How are children's best interests expressed during their hospital visit?-An observational study

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T1 - How are children's best interests expressed during their hospital visit?-An observational study

AU - Afua Quaye, Angela

AU - Castor, Charlotte

AU - Coyne, Imelda

AU - Söderbäck, Maria

AU - Kristensson Hallström, Inger

PY - 2021/6/2

Y1 - 2021/6/2

N2 - Aims and objectives: To describe ways in which children's best interests were observed to be expressed in paediatric settings during their hospital visit.Background: The best interests of the child are embodied in national and international legal systems, although the definition remains problematic. The child's limited autonomy mandates duty bearers to have both a child perspective and the child's perspective when considering what the best interest of the child entails in care situations.Design: A qualitative descriptive study with overt, non-participant observations fulfilling the COREQ criteria.Methods: Thirty-two observations of interactions between children aged 2 to 17 years with both acute and chronic conditions, their parents and healthcare professionals were conducted at three paediatric hospitals in Sweden. Inductive and abductive reasoning were used in the content analysis of data, which followed the identification, coding, categorising and abstraction of observed patterns of the best interest of the child.Results: Findings reveal facilitating and obstructing factors for the child's best interests to be safeguarded in healthcare situations. Children were guided in or hindered from exercising their competence. The observations showed a variation in actions taken by both parents and healthcare professionals to safeguard the best interests of the child.Conclusions: Determining the best interest of the child requires a case-by-case basis, as it is context-dependent, situational, flexible and dependent on all actors involved and actual decisions made.Relevance to clinical practice: Healthcare professionals' actions can facilitate or obstruct observed expressions of the child's best interest. It is essential to enhance healthcare professionals' communication skills, knowledge awareness and continuing education about the rights of children receiving healthcare services. Reflections and discussions on how to protect the best interests of children may help healthcare professionals to uphold children's best interest in daily clinical practice.Keywords: best interest; child rights; child's perspective; child-centred care; hospitalisation; mutual negotiation; observation.

AB - Aims and objectives: To describe ways in which children's best interests were observed to be expressed in paediatric settings during their hospital visit.Background: The best interests of the child are embodied in national and international legal systems, although the definition remains problematic. The child's limited autonomy mandates duty bearers to have both a child perspective and the child's perspective when considering what the best interest of the child entails in care situations.Design: A qualitative descriptive study with overt, non-participant observations fulfilling the COREQ criteria.Methods: Thirty-two observations of interactions between children aged 2 to 17 years with both acute and chronic conditions, their parents and healthcare professionals were conducted at three paediatric hospitals in Sweden. Inductive and abductive reasoning were used in the content analysis of data, which followed the identification, coding, categorising and abstraction of observed patterns of the best interest of the child.Results: Findings reveal facilitating and obstructing factors for the child's best interests to be safeguarded in healthcare situations. Children were guided in or hindered from exercising their competence. The observations showed a variation in actions taken by both parents and healthcare professionals to safeguard the best interests of the child.Conclusions: Determining the best interest of the child requires a case-by-case basis, as it is context-dependent, situational, flexible and dependent on all actors involved and actual decisions made.Relevance to clinical practice: Healthcare professionals' actions can facilitate or obstruct observed expressions of the child's best interest. It is essential to enhance healthcare professionals' communication skills, knowledge awareness and continuing education about the rights of children receiving healthcare services. Reflections and discussions on how to protect the best interests of children may help healthcare professionals to uphold children's best interest in daily clinical practice.Keywords: best interest; child rights; child's perspective; child-centred care; hospitalisation; mutual negotiation; observation.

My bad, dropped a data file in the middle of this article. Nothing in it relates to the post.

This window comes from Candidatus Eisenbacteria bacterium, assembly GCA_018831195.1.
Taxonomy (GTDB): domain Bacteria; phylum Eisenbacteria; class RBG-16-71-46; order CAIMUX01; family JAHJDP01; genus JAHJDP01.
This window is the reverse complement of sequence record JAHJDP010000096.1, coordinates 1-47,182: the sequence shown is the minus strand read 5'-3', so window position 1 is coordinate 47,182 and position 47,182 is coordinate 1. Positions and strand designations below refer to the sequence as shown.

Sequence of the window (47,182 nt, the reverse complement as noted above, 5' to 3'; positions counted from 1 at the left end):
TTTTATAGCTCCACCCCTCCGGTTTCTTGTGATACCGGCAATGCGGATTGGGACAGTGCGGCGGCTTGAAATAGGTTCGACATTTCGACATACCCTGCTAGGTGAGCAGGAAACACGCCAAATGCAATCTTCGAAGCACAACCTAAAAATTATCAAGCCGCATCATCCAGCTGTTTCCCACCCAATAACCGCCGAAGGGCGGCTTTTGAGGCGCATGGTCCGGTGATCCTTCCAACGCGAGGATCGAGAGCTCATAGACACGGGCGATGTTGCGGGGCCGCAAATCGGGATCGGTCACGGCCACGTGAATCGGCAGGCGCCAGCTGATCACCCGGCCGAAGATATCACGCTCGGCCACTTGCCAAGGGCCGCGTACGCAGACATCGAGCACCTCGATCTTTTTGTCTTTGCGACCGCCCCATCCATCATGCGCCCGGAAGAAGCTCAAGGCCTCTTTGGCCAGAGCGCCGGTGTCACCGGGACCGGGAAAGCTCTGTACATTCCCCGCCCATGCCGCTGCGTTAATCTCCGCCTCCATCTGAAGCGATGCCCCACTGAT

U2 - 10.1111/jocn.15886

DO - 10.1111/jocn.15886

M3 - Article

C2 - 34080241

JO - Journal of Clinical Nursing

JF - Journal of Clinical Nursing

SN - 1365-2702

ER -